By now I suspect that some close family members will no doubt be wondering how I can have come this far and neglected to mention my love - well obsession really - of cabbages in all shapes and sizes. When I was a child I would have so many extra helpings that whoever was doing the cooking would get in extra, just for me. I always remember Sunday lunches at my grandparents’, granny proudly announcing that she got lots of cabbage in, just for me. Given the dread this foodstuff instils in most children, my family must have thought me a little odd. I could happily occupy the space in my stomach others saved for pudding with mountains of the green stuff, when other children around me would offer me theirs too. I don’t remember there being the adverse side-effects associated with such a habit, any classmates sidling away from me in confined spaces, or siblings running for the hills…at least, I don’t think so.
This addiction has since spread to all green veg; broccoli, spinach, beans, peas, asparagus – in fact, apart from Gossip Girl and SATC reruns, one of my guilty BSG-less pleasures is a bowl of freshly cooked peas, a knob of butter melting into them and a dollop of salad cream…the BSG just about tolerates the presence of a bottle in our fridge…
In eating terms, these leafy delights were probably my first love; though I have discovered many things that I have adored since, it is that intense joy I experienced during these cabbage-laden feasts that remains with me. Happily, and unlike many first loves, I have not endured the lows – apart from the odd school dinner, of course, though the associated self-denial perhaps comes in the revelation that my younger self would not have indulged quite so vigorously had it not been for the ever-present butter or gravy to mop it up with. My adult self is certainly more than capable of taking down a bowl of pure, unadulterated emerald veined Savoy, a mountain of squeaky greens or a plate of tight, firm Brussels sprouts. Just season to taste.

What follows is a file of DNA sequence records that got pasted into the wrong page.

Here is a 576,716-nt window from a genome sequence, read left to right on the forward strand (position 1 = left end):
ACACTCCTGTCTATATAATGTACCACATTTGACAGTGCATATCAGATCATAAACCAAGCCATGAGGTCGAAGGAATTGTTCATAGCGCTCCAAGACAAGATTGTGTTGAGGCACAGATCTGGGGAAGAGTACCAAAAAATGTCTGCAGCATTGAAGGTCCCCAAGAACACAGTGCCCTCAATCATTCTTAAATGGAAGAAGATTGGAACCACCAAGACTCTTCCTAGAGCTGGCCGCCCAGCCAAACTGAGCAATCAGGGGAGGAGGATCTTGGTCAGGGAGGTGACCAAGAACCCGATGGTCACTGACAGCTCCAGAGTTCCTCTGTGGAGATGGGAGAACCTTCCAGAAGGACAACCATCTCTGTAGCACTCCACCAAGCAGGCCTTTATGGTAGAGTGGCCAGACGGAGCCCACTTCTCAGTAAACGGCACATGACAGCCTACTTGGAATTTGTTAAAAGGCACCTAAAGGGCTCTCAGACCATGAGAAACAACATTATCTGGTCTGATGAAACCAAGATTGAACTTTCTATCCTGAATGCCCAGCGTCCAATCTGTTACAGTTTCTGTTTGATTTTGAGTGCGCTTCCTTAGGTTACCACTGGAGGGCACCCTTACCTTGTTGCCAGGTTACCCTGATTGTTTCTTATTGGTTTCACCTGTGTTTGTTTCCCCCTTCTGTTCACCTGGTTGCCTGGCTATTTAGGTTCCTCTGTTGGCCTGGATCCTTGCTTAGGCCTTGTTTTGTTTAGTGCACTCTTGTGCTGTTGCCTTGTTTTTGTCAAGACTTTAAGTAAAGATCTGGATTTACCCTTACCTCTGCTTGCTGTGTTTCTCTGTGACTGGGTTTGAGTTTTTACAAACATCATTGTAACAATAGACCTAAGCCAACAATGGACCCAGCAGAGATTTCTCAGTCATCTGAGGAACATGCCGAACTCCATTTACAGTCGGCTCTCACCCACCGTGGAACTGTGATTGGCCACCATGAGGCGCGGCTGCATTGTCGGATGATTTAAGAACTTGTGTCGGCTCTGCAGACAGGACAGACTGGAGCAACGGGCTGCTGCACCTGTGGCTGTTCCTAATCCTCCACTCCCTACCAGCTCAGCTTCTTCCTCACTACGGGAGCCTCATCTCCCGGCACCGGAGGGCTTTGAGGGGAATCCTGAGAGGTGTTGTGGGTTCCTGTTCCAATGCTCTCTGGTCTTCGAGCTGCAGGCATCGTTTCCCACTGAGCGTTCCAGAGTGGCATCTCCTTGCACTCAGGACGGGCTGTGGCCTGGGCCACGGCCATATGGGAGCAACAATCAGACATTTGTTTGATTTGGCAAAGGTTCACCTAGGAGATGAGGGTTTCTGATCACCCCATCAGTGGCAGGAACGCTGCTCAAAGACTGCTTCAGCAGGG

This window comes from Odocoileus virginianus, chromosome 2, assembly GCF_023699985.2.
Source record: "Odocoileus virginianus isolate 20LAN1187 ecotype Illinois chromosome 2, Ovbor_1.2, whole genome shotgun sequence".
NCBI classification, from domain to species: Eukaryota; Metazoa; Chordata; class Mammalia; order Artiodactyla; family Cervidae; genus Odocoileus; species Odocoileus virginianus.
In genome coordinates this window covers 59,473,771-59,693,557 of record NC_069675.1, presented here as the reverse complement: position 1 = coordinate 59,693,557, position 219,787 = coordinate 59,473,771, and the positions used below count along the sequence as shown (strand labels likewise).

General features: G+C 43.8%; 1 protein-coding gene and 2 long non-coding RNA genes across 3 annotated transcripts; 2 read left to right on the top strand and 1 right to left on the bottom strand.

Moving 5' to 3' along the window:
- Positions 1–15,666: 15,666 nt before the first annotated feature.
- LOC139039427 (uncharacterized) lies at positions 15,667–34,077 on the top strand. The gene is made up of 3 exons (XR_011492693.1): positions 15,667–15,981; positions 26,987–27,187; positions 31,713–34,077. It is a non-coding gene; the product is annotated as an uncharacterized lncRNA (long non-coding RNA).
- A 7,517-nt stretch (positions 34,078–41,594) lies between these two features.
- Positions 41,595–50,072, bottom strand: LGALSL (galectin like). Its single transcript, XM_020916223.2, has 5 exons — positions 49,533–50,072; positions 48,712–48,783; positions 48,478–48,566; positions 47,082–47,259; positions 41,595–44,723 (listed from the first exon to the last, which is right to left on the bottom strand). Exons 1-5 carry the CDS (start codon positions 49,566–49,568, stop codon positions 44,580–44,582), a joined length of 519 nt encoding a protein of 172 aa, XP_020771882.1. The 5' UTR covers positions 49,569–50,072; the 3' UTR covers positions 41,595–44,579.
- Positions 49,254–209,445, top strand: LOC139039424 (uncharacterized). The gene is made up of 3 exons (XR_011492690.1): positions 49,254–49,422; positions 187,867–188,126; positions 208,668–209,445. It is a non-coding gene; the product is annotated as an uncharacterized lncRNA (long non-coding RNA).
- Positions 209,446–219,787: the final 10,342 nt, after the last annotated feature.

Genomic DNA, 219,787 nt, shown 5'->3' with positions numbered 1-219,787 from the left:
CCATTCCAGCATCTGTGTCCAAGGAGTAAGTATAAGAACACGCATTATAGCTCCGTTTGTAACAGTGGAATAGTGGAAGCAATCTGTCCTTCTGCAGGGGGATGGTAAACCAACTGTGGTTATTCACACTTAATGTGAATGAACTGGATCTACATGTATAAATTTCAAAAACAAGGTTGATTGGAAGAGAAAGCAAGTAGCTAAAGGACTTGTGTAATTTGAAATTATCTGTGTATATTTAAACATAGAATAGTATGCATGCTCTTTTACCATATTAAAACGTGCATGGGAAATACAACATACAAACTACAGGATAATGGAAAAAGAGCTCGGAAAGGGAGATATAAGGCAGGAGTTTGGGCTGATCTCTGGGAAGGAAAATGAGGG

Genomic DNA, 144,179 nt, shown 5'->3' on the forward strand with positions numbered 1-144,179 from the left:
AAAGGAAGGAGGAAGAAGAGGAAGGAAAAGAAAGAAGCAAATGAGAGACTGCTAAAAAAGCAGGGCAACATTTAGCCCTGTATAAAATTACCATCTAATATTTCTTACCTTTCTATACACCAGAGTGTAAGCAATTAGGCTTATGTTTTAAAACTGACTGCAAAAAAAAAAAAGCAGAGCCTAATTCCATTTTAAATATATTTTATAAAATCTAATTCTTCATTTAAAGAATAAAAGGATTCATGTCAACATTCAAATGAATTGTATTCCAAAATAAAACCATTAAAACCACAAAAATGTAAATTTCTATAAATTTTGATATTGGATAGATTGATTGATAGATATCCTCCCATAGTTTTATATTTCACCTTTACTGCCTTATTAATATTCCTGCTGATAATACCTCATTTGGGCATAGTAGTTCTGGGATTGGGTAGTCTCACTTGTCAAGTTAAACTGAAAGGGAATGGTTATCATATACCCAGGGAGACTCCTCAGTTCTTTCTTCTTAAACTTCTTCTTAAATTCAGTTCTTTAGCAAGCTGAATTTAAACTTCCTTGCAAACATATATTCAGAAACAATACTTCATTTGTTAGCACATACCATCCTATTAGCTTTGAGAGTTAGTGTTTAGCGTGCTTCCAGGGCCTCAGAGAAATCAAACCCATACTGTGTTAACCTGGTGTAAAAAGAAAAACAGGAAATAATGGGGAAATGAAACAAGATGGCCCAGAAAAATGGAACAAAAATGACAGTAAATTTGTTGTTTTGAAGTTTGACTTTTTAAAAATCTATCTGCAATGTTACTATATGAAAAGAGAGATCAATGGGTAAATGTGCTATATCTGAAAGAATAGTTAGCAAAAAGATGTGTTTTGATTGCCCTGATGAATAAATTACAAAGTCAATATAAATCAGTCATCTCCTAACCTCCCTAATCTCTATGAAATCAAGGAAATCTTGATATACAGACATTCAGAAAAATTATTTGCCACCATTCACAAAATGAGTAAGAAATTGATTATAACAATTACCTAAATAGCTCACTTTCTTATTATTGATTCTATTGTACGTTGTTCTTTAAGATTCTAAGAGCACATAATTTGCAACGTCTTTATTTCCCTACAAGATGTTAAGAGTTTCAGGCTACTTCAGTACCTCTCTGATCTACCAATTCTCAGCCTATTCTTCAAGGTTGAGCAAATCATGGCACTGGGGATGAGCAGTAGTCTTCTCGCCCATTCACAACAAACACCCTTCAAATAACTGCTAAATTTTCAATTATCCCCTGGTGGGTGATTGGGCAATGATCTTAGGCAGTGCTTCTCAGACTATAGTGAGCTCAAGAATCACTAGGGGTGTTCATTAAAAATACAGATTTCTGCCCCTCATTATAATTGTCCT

It is at this time of year that those tiny, compact members of the green family come into their own. The sprout. They are so often murdered in boiling water until soggy and yellow, and that is why so many people avoid them. So I suggest trying them a different way. Last week we cooked them in a shallow pan, with butter and a lid, for five minutes, until lightly caramelised but still acid green and slightly firm. They were great. This week they’re for the wok, to be stir-fried with soy and ginger.
So it is Stir-Up Sunday (thanks OFM), the day when traditionally you start on the Christmas cake, and this morning we were indeed baking. However, the candied fruits didn’t leave the cupboard – it was the BSG’s sister’s birthday – Victoria Sponge time. She is one top baker, so the bar was set at astronomical. Watching the BSG doggedly working at the butter and sugar, creaming them carefully to a paler hue, I realised what I had been doing so wrong all my life. Care and attention to this seemingly simple process makes all the difference. How can a mixture of such mundane ingredients; flour, eggs, sugar and butter speak so profoundly to us? I know a girl who used to follow cake recipes to the complete raw stage, then take the bowl, hide under her bed, and eat the lot. What happens during the baking process still completely astounds me, the magic, the alchemy that makes the humble cake batter transform into such a floaty princess of a thing. It speaks to so many of us and conjures countless food memories. We served ours (worthy of the W.I thanks to the BSG's lightness of touch) with a filling of crème fraiche and apricot jam, with steaming cups of fragrant Earl Grey tea, the weather stripping the last leaves from the trees outside.